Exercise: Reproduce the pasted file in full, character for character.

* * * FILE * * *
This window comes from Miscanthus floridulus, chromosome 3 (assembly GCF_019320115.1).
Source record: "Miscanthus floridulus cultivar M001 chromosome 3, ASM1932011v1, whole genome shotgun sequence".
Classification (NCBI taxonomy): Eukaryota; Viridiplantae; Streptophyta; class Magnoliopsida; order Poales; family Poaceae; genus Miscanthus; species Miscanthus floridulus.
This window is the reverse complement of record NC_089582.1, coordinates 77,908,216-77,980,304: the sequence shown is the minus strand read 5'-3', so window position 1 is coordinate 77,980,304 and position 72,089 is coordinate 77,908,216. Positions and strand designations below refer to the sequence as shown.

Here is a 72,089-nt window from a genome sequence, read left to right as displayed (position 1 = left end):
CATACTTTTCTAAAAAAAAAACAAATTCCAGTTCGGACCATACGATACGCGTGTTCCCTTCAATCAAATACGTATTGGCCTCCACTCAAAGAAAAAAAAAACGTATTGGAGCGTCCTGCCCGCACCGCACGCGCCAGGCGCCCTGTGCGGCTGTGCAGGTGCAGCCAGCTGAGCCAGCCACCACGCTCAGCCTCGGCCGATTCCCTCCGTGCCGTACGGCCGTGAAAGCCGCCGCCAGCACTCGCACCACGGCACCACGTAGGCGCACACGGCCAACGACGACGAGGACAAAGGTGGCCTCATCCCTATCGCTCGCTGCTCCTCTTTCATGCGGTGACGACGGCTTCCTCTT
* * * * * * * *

This window comes from Miscanthus floridulus, chromosome 3 (assembly GCF_019320115.1).
Source record: "Miscanthus floridulus cultivar M001 chromosome 3, ASM1932011v1, whole genome shotgun sequence".
Classification (NCBI taxonomy): Eukaryota; Viridiplantae; Streptophyta; class Magnoliopsida; order Poales; family Poaceae; genus Miscanthus; species Miscanthus floridulus.
This window is the reverse complement of record NC_089582.1, coordinates 77,908,216-77,980,304: the sequence shown is the minus strand read 5'-3', so window position 1 is coordinate 77,980,304 and position 72,089 is coordinate 77,908,216. Positions and strand designations below refer to the sequence as shown.

Here is a 72,089-nt window from a genome sequence, read left to right as displayed (position 1 = left end):
CATACTTTTCTAAAAAAAAAACAAATTCCAGTTCGGACCATACGATACGCGTGTTCCCTTCAATCAAATACGTATTGGCCTCCACTCAAAGAAAAAAAAAACGTATTGGAGCGTCCTGCCCGCACCGCACGCGCCAGGCGCCCTGTGCGGCTGTGCAGGTGCAGCCAGCTGAGCCAGCCACCACGCTCAGCCTCGGCCGATTCCCTCCGTGCCGTACGGCCGTGAAAGCCGCCGCCAGCACTCGCACCACGGCACCACGTAGGCGCACACGGCCAACGACGACGAGGACAAAGGTGGCCTCATCCCTATCGCTCGCTGCTCCTCTTTCATGCGGTGACGACGGCTTCCTCTT